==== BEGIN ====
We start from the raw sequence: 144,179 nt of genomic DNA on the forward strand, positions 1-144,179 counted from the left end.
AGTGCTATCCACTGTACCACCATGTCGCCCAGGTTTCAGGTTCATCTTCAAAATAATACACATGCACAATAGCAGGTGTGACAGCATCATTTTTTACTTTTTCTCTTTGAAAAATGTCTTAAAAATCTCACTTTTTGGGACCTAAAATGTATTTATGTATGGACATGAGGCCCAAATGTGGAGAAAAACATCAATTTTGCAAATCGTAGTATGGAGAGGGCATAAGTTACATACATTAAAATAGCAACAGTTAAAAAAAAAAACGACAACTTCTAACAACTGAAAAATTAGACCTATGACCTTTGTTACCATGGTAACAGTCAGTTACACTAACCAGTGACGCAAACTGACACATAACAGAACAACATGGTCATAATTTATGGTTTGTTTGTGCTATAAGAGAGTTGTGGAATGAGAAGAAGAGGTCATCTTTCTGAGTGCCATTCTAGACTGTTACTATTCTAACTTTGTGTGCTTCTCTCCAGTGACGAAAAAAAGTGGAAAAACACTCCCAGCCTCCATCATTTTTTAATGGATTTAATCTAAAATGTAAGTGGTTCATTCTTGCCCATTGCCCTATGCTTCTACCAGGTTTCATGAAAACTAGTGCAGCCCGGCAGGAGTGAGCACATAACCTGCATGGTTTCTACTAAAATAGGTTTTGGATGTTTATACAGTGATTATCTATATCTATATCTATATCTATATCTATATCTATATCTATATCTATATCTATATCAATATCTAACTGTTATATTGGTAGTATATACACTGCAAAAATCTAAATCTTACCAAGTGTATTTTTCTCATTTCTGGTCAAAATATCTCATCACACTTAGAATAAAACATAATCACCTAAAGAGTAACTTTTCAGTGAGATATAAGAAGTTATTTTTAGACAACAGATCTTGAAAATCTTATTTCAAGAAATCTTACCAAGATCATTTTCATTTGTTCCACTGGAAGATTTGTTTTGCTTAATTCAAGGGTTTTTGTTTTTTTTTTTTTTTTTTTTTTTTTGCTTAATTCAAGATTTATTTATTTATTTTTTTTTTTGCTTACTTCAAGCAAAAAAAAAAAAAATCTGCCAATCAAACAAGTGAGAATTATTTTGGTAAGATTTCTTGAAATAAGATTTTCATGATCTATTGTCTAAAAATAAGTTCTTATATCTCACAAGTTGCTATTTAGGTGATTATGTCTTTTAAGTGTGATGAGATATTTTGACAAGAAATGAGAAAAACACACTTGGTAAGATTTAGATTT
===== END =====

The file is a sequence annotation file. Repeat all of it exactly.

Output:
We start from the raw sequence: 144,179 nt of genomic DNA on the forward strand, positions 1-144,179 counted from the left end.
AGTGCTATCCACTGTACCACCATGTCGCCCAGGTTTCAGGTTCATCTTCAAAATAATACACATGCACAATAGCAGGTGTGACAGCATCATTTTTTACTTTTTCTCTTTGAAAAATGTCTTAAAAATCTCACTTTTTGGGACCTAAAATGTATTTATGTATGGACATGAGGCCCAAATGTGGAGAAAAACATCAATTTTGCAAATCGTAGTATGGAGAGGGCATAAGTTACATACATTAAAATAGCAACAGTTAAAAAAAAAAACGACAACTTCTAACAACTGAAAAATTAGACCTATGACCTTTGTTACCATGGTAACAGTCAGTTACACTAACCAGTGACGCAAACTGACACATAACAGAACAACATGGTCATAATTTATGGTTTGTTTGTGCTATAAGAGAGTTGTGGAATGAGAAGAAGAGGTCATCTTTCTGAGTGCCATTCTAGACTGTTACTATTCTAACTTTGTGTGCTTCTCTCCAGTGACGAAAAAAAGTGGAAAAACACTCCCAGCCTCCATCATTTTTTAATGGATTTAATCTAAAATGTAAGTGGTTCATTCTTGCCCATTGCCCTATGCTTCTACCAGGTTTCATGAAAACTAGTGCAGCCCGGCAGGAGTGAGCACATAACCTGCATGGTTTCTACTAAAATAGGTTTTGGATGTTTATACAGTGATTATCTATATCTATATCTATATCTATATCTATATCTATATCTATATCTATATCTATATCAATATCTAACTGTTATATTGGTAGTATATACACTGCAAAAATCTAAATCTTACCAAGTGTATTTTTCTCATTTCTGGTCAAAATATCTCATCACACTTAGAATAAAACATAATCACCTAAAGAGTAACTTTTCAGTGAGATATAAGAAGTTATTTTTAGACAACAGATCTTGAAAATCTTATTTCAAGAAATCTTACCAAGATCATTTTCATTTGTTCCACTGGAAGATTTGTTTTGCTTAATTCAAGGGTTTTTGTTTTTTTTTTTTTTTTTTTTTTTTTGCTTAATTCAAGATTTATTTATTTATTTTTTTTTTTGCTTACTTCAAGCAAAAAAAAAAAAAATCTGCCAATCAAACAAGTGAGAATTATTTTGGTAAGATTTCTTGAAATAAGATTTTCATGATCTATTGTCTAAAAATAAGTTCTTATATCTCACAAGTTGCTATTTAGGTGATTATGTCTTTTAAGTGTGATGAGATATTTTGACAAGAAATGAGAAAAACACACTTGGTAAGATTTAGATTT